UPDATE: Jury finds Allen guilty of cell phone payment, not guilty on nine counts | Jackson Free Press

The jury decides whether Downtown Jackson Partners chairman Ben Allen (left) is guilty or innocent of embezzling public funds. He is seen here speaking with one of his attorneys, Merrida Coxwell (right). Photo by Imani Khayyam.

?? The jury in the trial of Downtown Jackson Partners president Ben Allen deliberated for six hours today before finding Ben Allen guilty of one count of 10 counts– for paying $ 1,738.37 in bills for his and his wife’s cell phones using DJP funds. The conviction is passed on March 6 at 11 a.m. and Allen’s lawyers agree to overturn the guilty verdict on appeal.

Count IV of the Hinds County Grand Jury Indictment charged Allen with paying bills for his and his wife’s cell phones using DJP funds and then failing to return the money to the organization. DJP said Allen was allowed to reimburse his cell phone bill, which he used for his work, with money that he maintains as private funds and, therefore, is not there. Hinds County or Government business to be regulated.

Hinds County Assistant District Attorney Randy Harris called the use of Allen’s funds a “scheming” in his closing statement, while attacking the testimony of DJP council attorney Robert Gibbs, the one of the star witnesses of the defense. Gibbs, during his few days at the helm, repeatedly told the jury that the council voluntarily reimbursed Allen for business expenses on his personal credit card and approved the transfer of the truck to his name.

Chief IV specifically stated that Allen did not return the money used on the cell phone bill, although DJP maintains he did. The fact that Allen received the DJP property voluntarily and with the approval of the board of directors was a point of law the defense relied on in its final argument. Yesterday, the prosecution attempted to circumvent that language in the indictment released in early 2016, asking the judge to amend the indictment by removing the clause stating that Allen had not returned the funds before. until the jury heard his instructions.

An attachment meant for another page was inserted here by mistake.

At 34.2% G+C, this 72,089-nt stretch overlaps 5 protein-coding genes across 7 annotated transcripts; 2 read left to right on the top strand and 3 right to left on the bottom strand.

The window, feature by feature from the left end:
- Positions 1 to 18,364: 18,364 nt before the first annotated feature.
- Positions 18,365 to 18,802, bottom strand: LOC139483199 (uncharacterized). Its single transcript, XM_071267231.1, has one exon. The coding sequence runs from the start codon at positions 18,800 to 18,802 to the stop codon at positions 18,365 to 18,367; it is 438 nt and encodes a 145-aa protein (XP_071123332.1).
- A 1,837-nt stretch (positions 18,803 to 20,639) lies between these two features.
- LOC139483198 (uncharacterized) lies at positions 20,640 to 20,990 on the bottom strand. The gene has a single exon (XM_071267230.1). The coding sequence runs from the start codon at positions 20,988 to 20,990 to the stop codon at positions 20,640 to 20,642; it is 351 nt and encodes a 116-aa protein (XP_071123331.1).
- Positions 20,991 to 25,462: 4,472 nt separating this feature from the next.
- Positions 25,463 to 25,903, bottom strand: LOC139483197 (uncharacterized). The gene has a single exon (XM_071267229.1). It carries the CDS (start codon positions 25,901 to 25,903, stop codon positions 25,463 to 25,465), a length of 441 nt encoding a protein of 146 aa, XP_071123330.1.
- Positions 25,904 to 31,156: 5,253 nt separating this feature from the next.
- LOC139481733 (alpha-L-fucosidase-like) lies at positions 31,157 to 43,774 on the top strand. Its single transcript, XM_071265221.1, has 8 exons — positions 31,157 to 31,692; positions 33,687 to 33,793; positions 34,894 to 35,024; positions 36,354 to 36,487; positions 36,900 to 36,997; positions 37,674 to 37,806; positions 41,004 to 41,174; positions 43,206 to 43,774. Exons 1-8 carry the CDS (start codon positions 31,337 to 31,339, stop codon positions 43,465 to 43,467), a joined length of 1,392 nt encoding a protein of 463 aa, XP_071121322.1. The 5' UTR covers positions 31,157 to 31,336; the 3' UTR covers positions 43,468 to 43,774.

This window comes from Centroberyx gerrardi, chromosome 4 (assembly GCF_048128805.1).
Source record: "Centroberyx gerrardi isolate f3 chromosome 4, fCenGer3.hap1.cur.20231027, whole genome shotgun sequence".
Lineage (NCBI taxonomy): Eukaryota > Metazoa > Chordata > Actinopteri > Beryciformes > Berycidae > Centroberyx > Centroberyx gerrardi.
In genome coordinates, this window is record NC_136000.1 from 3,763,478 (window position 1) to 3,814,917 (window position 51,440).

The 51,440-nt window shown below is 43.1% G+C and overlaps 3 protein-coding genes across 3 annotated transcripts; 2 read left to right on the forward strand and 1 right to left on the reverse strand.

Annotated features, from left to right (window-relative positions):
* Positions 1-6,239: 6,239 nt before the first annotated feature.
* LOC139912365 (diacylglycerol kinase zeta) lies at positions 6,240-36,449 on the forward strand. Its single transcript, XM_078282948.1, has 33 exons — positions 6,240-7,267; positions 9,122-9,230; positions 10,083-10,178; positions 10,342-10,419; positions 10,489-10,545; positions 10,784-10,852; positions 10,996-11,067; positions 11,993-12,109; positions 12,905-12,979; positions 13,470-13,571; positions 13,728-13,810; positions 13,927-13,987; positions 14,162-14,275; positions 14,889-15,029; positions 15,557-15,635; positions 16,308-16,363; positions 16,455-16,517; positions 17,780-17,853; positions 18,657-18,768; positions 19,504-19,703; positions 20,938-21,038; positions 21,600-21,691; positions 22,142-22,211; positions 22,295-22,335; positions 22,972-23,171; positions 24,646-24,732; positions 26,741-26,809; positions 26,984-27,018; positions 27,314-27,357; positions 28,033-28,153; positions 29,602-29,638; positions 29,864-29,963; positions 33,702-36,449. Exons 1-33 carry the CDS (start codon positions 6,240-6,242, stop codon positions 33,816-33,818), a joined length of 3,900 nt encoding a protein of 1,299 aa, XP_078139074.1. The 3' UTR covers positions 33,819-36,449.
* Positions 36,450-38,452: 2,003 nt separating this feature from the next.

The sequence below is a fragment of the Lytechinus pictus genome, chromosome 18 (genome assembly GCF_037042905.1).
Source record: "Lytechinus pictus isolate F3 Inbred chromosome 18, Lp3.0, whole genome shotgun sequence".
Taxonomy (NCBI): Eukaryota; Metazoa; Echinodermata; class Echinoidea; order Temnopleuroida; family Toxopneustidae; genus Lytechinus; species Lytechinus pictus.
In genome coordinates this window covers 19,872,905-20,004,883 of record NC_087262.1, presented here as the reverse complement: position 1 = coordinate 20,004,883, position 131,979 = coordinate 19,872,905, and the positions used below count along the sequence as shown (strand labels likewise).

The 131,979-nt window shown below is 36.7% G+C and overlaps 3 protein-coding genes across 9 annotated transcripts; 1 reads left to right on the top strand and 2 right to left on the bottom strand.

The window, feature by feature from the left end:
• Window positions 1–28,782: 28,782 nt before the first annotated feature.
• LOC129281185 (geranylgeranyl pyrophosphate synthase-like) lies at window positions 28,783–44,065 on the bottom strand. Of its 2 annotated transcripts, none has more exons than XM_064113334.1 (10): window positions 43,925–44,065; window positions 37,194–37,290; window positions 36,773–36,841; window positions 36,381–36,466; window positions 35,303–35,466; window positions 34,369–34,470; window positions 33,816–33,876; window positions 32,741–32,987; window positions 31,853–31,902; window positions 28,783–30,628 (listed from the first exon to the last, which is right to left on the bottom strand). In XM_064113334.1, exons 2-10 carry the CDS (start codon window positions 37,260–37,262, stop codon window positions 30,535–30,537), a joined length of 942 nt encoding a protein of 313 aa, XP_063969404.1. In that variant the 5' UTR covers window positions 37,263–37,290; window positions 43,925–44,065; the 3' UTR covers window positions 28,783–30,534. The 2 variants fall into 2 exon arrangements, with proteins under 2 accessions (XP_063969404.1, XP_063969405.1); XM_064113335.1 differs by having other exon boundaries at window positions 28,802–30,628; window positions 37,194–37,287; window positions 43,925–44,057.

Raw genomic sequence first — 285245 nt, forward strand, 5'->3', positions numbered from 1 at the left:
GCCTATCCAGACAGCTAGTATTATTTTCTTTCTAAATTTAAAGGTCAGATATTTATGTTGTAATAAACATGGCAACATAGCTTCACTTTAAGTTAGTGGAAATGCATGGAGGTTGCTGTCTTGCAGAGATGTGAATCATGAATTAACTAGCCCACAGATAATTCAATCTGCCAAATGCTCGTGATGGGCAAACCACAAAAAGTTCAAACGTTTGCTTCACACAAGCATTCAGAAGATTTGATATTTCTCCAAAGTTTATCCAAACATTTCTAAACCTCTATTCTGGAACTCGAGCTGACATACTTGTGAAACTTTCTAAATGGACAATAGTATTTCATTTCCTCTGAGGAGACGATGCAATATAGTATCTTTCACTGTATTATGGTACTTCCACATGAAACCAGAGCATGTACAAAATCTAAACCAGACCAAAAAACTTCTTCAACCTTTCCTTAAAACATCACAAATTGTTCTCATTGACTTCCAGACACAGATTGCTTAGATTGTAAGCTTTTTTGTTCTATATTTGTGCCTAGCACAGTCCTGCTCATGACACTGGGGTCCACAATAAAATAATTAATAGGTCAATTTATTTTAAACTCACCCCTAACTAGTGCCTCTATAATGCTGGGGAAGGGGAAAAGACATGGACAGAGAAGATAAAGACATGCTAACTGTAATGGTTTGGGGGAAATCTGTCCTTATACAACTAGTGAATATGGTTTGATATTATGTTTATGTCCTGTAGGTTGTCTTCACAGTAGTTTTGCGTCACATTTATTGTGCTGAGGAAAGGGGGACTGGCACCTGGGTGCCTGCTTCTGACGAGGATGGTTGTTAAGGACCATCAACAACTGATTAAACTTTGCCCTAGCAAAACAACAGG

The court disagreed with the request, denying Hinds County Attorney Robert Shuler Smith and his team the opportunity to remove the sentences from the indictment that alleged Allen had refused to return. DJP’s property that he had misappropriated.

Mississippi code 97-11-25 accuses a person of being guilty of embezzlement by a public official or a trustee when he “will illegally convert for his own use any sum of money or other thing of value which comes into his hands or in his possession under of his office or employment, or shall not, where legally bound to remit such money or deliver such thing, do so immediately in accordance with his legal obligation.

The prosecution asked the judge to remove the phrase “and what sums of money he did not return” from Allen’s indictment last year on each of the counts he is charged with. confronted for allegedly breaking this law. DJP argued through Gibbs and a resolution in favor of Allen that he had not denied DJP anything.

“It’s about properly advising the jury on what the law is, and if we do it the way they ask, (the jury) won’t be properly educated,” Harris said.

“That’s the way you charged him,” Judge Winston Kidd told prosecutors.

“They chose to do this, and that’s how we decided this case,” Allen defense attorney Charles Mullins said.

Mullins took advantage of this omission during his closing statements for the defense. He compared the state’s allegations to an argument between his children during the Super Bowl over who was the better quarterback.

“Prove it. Prove Tom Brady is a better quarterback,” Mullins said.

He said the prosecution never laid the groundwork for the embezzlement charges, pointing out that DJP approved all reimbursements to Allen’s account for expenses he made, including card bills. credit.

“(The board) knowingly paid this money,” Mullins said.

Mullins reiterated the defense’s view that DJP’s money is private and not public, and that the assessment for the BID is not a tax. Assistant District Attorney Sue Perry disagreed in her rebuttal, stating that a tax is a payment you don’t choose to make, much like it happened to homeowners who voted against the IDB but must always pay the assessment.

“What makes a tax a tax is you don’t decide how much tax you’re going to pay,” Perry said.

She compared Allen’s ability to sign checks without any checks as his “honey hole,” among other illustrative comparisons, to an easy source of money with no consequences.

“He does what he wants to do,” Perry said. “He had found his honey hole, his gold mine, his cash cow, his pot at the end of the rainbow.

Email town reporter Tim Summers Jr. at [email protected] Read more about DJP and the Ben Allen trial at jfp.ms/djp.


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